How to Find Your CRIF Credit Score?

A credit report is a testimonial of how well (or unwell) you manage your money. These reports contain a history of balances, payments, accounts, inquiries and other pieces of personal information that are referred by lenders to decide whether to lend you money. Credit scores are calculated from the data contained in your credit report. In India, scores range between 300 and 900. The higher the number, the better the score.

There are four credit bureaus in India from where you can download your credit report and find out your credit score. By law, you are entitled to a free credit report from all the four credit information companies at least once a year. Alternatively, you can also check your credit score either free of cost from online websites which have tied up with one or more of these credit bureaus.

Let’s find out how you can get your CRIF score in the following 3 easy steps from CRIF High Mark’s website:

1. Fill in your Details, Identification Proofs, and Address: You will be asked to provide your email ID first; Post which you will be presented with a form requiring the rest of the details such as Full Name, Mobile Number, Date of Birth, Residence Address & Gender. You will also have to submit your identification details such as PAN number, Voter’s ID, Passport Number, Driving License, or any other ID.

2. Review your Report type:
Here you are presented with two options of downloading credit report; you can either BUY an instant credit report or you can opt for a FREE credit report. An instant credit report can be ready to download within 5 minutes but will cost you around Rs. 400 where as a FREE credit report can take up to 3 working days to get ready for your viewing.

3. Authenticate your inquiry: Once you fill in all the details and select your report type, you will be asked to answer a multiple-choice question to confirm your identity. You will get a set of three questions based on your past loans or credit cards. Upon a successful answer to one of these three questions, you will be presented with your report on your registered email ID.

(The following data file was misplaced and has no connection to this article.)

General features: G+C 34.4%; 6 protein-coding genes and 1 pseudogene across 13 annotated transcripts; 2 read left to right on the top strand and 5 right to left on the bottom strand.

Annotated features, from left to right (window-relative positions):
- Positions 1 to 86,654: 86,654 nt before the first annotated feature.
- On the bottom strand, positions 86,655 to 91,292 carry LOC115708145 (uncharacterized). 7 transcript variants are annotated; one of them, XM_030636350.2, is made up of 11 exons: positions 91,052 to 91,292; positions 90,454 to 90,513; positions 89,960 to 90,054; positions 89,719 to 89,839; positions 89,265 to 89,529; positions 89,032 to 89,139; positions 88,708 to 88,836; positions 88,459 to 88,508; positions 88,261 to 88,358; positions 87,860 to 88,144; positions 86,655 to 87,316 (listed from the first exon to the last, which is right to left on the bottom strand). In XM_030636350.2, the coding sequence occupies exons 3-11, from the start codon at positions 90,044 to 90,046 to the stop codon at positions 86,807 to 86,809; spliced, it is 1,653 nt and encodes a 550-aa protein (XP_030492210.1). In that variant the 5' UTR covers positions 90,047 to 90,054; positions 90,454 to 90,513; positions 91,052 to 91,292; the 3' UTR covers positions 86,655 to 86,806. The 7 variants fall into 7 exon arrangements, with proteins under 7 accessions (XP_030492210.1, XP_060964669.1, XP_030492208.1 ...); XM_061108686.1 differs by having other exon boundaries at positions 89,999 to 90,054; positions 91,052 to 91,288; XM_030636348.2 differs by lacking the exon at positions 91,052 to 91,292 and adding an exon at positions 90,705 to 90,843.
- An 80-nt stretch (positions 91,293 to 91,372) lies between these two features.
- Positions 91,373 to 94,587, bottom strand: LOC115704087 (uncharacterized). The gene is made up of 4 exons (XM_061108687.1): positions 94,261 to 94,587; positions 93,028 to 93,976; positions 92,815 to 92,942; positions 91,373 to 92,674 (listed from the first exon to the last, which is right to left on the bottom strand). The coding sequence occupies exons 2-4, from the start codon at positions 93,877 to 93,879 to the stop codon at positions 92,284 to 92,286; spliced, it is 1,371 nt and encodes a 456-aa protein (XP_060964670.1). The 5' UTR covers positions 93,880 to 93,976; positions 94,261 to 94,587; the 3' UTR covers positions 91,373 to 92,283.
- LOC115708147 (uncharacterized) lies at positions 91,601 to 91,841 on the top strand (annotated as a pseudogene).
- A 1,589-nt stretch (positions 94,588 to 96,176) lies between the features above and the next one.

How often should you check your credit score

You can check your credit score as often as you want to. The common misconception that checking frequently negatively impacts your score is just a myth. A Credit score can affect aspects of your financial life such as the ability to buy a home or car or even get a credit card. Here are a few more reasons you should know your credit score:

• Knowing your financial value: Credit score is an indicator of your financial health. By knowing your credit score, you know financial standing in the market. If you have a low score, you can take corrective measures to improve it. If you have a high score, you can take pride, rejoice and try to maintain it.

• Get better interest rates: A good credit score not just helps you secure a loan, but also reduces your interest rates. A bad score may render you unqualified for a loan or in the least give you a tough time.

• Get rewarded: If you have a credit score, you might well expect occasional rewards in the form of discounts, credit increment and other benefits owing to your clean conduct.

While being aware of your credit score and routinely checking one will keep you well informed and ahead of your counterparts, make sure you don’t make overdo it to the point that it starts causing anxiety!

The Importance of Credit Risk Management in Banking

Banking operations come with the factor of risk; it’s inevitable. In the simplest way possible, risk is an uncertainty of a situation or event that may happen in the future and for banks, it’s the uncertainty of an outcome of business investments. The various types of banking risks may be classified as Strategic risk, Compliance risk, Credit risk, Cyber Security risk, Liquidity risk, Market risk, Operational risk, etc. Out of these ‘Credit Risk’ represents the most important type of risk for commercial banks.